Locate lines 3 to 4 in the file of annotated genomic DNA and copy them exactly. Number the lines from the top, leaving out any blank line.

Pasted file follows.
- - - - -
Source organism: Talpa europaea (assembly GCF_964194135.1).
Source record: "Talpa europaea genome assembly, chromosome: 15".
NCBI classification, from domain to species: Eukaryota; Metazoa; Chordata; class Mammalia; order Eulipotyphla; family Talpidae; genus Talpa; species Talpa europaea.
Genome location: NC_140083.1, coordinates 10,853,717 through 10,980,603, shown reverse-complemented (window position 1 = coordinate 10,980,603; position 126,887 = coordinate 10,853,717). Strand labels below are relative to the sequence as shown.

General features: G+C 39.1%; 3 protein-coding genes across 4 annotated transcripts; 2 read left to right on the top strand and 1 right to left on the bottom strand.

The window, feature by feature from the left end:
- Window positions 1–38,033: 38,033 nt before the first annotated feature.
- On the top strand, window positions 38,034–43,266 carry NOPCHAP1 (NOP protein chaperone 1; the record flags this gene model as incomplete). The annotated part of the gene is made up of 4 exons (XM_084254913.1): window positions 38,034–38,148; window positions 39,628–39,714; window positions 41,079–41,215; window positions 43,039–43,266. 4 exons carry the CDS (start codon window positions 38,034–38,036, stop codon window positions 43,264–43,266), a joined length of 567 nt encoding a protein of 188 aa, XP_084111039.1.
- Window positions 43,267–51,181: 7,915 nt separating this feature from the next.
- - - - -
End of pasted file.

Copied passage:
NCBI classification, from domain to species: Eukaryota; Metazoa; Chordata; class Mammalia; order Eulipotyphla; family Talpidae; genus Talpa; species Talpa europaea.
Genome location: NC_140083.1, coordinates 10,853,717 through 10,980,603, shown reverse-complemented (window position 1 = coordinate 10,980,603; position 126,887 = coordinate 10,853,717). Strand labels below are relative to the sequence as shown.